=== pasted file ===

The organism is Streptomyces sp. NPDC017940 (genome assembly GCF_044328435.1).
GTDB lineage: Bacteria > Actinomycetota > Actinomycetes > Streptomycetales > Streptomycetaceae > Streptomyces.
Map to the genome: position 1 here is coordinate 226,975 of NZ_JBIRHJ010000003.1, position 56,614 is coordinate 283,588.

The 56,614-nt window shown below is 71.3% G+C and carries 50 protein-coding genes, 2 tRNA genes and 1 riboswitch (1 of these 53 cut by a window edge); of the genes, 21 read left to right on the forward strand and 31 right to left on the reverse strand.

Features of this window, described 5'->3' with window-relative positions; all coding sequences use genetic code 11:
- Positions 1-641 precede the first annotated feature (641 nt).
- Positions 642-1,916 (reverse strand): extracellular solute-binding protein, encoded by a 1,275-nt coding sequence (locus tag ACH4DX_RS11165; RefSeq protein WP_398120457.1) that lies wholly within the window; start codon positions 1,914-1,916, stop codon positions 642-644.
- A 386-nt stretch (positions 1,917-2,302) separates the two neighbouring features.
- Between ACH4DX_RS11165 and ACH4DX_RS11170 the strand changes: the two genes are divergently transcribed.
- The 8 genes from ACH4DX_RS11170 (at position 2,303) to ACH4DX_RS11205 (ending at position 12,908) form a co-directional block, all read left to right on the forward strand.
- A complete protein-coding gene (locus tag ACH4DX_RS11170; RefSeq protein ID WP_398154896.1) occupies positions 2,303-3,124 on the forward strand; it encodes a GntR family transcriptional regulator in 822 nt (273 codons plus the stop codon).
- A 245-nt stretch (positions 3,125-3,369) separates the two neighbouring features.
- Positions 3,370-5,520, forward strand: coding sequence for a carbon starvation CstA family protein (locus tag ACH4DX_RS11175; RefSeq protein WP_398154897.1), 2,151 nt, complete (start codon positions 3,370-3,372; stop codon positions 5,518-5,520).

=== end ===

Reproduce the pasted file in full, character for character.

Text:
The organism is Streptomyces sp. NPDC017940 (genome assembly GCF_044328435.1).
GTDB lineage: Bacteria > Actinomycetota > Actinomycetes > Streptomycetales > Streptomycetaceae > Streptomyces.
Map to the genome: position 1 here is coordinate 226,975 of NZ_JBIRHJ010000003.1, position 56,614 is coordinate 283,588.

The 56,614-nt window shown below is 71.3% G+C and carries 50 protein-coding genes, 2 tRNA genes and 1 riboswitch (1 of these 53 cut by a window edge); of the genes, 21 read left to right on the forward strand and 31 right to left on the reverse strand.

Features of this window, described 5'->3' with window-relative positions; all coding sequences use genetic code 11:
- Positions 1-641 precede the first annotated feature (641 nt).
- Positions 642-1,916 (reverse strand): extracellular solute-binding protein, encoded by a 1,275-nt coding sequence (locus tag ACH4DX_RS11165; RefSeq protein WP_398120457.1) that lies wholly within the window; start codon positions 1,914-1,916, stop codon positions 642-644.
- A 386-nt stretch (positions 1,917-2,302) separates the two neighbouring features.
- Between ACH4DX_RS11165 and ACH4DX_RS11170 the strand changes: the two genes are divergently transcribed.
- The 8 genes from ACH4DX_RS11170 (at position 2,303) to ACH4DX_RS11205 (ending at position 12,908) form a co-directional block, all read left to right on the forward strand.
- A complete protein-coding gene (locus tag ACH4DX_RS11170; RefSeq protein ID WP_398154896.1) occupies positions 2,303-3,124 on the forward strand; it encodes a GntR family transcriptional regulator in 822 nt (273 codons plus the stop codon).
- A 245-nt stretch (positions 3,125-3,369) separates the two neighbouring features.
- Positions 3,370-5,520, forward strand: coding sequence for a carbon starvation CstA family protein (locus tag ACH4DX_RS11175; RefSeq protein WP_398154897.1), 2,151 nt, complete (start codon positions 3,370-3,372; stop codon positions 5,518-5,520).